My veggie friends may be lacking in iron, zinc, vitamin B-12 and essential Omega-3 fatty acids. These nutrients are needed for cardiovascular health.
Hell Will Freeze Over Before I Stop Eating Steak
“Are you sure you want your steak blue?”, waiters often ask. I’ve learned the word “blue” is the best way of ensuring a rare steak. But lately I’ve noticed I’m the only one eating meat. Friends are ordering either chicken or a vegetarian diet. They claim this is the way to better health.
But I’m a cocktail-before-dinner guy, and hell will freeze over before I give up steak. Now, I’ve found an ally in Professor Duo Li, Professor of Nutrition at Zhejiang University, Hangahou, China.
Li reports, in The Journal of Agriculture and Food Chemistry, that my veggie friends may be lacking in iron, zinc, vitamin B-12 and essential Omega-3 fatty acids. These nutrients are needed for cardiovascular health.
So how does the lack of these nutrients affect cardiovascular health? Platelets, tiny particles in the blood, help clotting. Vegetables show an increased number of platelets resulting in greater chance they’ll stick together, causing a fatal blood clot in coronary arteries.
Vegetables also produce an increased amount of homocysteine in the blood.This has been associated with increased risk of heart disease. And Li’s study shows the vegetarian diet results in a decreased amount of high density lipoprotein (the good cholesterol), also a risk factor for cardiovascular disease.
I have to admit some authorities disagree with Dr Li. This is to be expected as there are no 100 percent solutions. But I believe Aristotle to be right when he preached moderation in all things (I’m sure he would have included a cocktail before dinner).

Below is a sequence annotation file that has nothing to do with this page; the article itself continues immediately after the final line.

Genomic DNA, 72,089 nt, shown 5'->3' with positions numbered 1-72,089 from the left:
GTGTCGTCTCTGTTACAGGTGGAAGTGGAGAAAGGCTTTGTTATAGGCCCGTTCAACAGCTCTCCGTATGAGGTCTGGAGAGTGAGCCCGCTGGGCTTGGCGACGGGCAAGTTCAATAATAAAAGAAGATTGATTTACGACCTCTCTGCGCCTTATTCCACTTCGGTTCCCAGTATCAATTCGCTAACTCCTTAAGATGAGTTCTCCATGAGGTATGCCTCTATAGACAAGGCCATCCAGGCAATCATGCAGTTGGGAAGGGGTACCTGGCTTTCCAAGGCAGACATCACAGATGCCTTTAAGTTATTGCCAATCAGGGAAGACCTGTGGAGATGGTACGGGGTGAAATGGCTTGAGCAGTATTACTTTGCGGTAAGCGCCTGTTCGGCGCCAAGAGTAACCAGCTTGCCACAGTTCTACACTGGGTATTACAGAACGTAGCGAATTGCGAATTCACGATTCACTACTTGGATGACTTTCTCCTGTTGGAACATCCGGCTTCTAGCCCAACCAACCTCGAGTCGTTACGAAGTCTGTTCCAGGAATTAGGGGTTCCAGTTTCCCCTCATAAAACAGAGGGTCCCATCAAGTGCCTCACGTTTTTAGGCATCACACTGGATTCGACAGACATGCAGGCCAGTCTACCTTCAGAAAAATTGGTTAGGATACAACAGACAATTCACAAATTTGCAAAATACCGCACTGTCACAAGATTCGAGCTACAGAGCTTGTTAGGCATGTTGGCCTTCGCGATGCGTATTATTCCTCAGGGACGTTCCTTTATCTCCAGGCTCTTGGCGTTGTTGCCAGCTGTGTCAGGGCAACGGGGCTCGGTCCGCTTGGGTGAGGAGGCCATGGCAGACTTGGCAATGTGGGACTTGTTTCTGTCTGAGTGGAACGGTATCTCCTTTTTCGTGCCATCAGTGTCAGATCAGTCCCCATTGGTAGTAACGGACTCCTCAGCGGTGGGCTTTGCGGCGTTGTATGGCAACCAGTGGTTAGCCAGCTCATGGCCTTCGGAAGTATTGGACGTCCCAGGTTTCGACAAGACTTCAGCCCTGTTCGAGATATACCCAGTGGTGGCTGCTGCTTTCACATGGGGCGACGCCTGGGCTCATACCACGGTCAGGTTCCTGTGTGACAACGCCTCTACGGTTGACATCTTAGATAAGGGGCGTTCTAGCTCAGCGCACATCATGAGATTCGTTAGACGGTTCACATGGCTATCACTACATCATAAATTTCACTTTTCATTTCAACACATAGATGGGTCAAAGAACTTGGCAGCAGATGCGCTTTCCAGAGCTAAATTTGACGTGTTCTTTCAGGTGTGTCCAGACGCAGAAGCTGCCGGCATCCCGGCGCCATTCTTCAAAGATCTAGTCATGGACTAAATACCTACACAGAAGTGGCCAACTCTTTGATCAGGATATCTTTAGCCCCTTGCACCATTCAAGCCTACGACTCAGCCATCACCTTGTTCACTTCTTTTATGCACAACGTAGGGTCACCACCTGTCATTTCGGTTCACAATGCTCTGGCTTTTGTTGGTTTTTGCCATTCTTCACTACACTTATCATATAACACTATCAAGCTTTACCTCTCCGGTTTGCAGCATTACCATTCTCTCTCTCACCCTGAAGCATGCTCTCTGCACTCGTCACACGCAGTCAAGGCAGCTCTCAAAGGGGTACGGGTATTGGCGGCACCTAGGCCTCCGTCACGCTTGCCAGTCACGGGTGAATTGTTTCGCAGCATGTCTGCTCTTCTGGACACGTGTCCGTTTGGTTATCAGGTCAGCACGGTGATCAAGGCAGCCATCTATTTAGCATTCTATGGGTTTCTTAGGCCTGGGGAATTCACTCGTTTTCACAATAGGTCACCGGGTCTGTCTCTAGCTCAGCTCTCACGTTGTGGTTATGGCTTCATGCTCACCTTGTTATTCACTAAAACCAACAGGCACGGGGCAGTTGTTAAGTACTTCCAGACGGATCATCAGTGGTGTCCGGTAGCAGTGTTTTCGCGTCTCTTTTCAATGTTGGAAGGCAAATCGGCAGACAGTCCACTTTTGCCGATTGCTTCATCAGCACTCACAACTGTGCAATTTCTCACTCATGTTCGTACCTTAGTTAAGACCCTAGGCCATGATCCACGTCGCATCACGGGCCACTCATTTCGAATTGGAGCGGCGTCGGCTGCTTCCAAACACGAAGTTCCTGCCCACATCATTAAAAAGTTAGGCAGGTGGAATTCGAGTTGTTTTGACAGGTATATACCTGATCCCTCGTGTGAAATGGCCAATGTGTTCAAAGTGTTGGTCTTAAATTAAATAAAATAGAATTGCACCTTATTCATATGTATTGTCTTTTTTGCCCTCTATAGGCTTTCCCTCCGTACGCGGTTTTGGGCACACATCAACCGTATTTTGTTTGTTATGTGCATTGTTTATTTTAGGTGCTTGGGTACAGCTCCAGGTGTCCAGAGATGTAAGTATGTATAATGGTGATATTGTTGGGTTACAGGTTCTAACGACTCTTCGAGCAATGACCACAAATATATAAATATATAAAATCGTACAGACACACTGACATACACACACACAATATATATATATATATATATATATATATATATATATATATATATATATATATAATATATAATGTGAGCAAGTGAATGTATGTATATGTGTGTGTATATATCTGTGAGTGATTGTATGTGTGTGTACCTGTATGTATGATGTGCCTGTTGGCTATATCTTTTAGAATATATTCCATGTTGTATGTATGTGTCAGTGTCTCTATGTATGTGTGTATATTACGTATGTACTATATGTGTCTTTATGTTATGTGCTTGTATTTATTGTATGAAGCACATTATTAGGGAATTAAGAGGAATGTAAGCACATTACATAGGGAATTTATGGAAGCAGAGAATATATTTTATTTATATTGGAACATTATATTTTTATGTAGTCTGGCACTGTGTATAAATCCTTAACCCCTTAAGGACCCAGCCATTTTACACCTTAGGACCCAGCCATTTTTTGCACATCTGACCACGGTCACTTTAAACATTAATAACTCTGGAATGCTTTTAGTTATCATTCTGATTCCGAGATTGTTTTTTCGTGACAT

So I believe a moderate amount of steak makes more sense than a totally veggie diet. After all, humans have been enjoying meat since the caveman discovered it could keep him and his mate alive.
I also eat meat because I’ve never enjoyed spinach. I’d have to eat three cups of spinach to obtain the same amount of iron contained in a six ounce sirloin steak. Meat is also rich in “heme” iron, the type more easily absorbed than “non- heme” iron. So it’s a no-brainer for me.
Today iron is a nutrient often lacking in North American diets. Young children, teenagers, pregnant women, nursing mothers and athletes are at particular risk. The recommended allowance for iron is 18 milligrams (mgs) a day, yet the typical diet contains only six mgs.
Meat is a complete protein containing all the essential amino acids required for maintaining body tissues. Our bodies do not manufacture amino acids to keep the immune system functioning.
In addition, meat contains vitamins B-6, B-12, five of the B-complex vitamins, niacin, phosphorus and zinc. Many people do not consume sufficient zinc required for growth, night vision and the manufacture of hormones.
If you’re concerned about calories, a six ounce tenderloin steak trimmed of fat has 6.0 grams of fat, and provides only 366 calories. Compare this to a roasted chicken, skin included, that has 23 grams of fat.
What about the cholesterol in steaks, since so many people suffer from “cholesterolphobia”? Some people claim this is why they eat only chicken and fish. But a six ounce steak only contains 146 mg. of cholesterol.
So why do I order a blue steak? By doing so I face a small risk of toxoplasmosis, a parasitic disease. I’ll take my chance on this one as 40 percent of North Americans have had this disease at one time or another, are unaware of its presence, and require no treatment.
Most people are also not aware that a blue steak can help to protect the heart. Meat is one of the primary sources of co-enzyme Q10 (Co-Q10). This enzyme is essential, producing the body’s fundamental unit of energy, ATP, the gas that provides energy for the heart. A steak well-done not only tastes like leather, but it destroys Co-Q10. Cholesterol-lowering drugs also destroy this enzyme by as much as 40 percent which may be setting the stage for heart failure later in life.
“So, waiter, I prefer my steak rare!”
W. Gifford-Jones M.D is the pen name of Dr. Ken Walker graduate of Harvard. Dr. Walker’s website is: docgiff.com.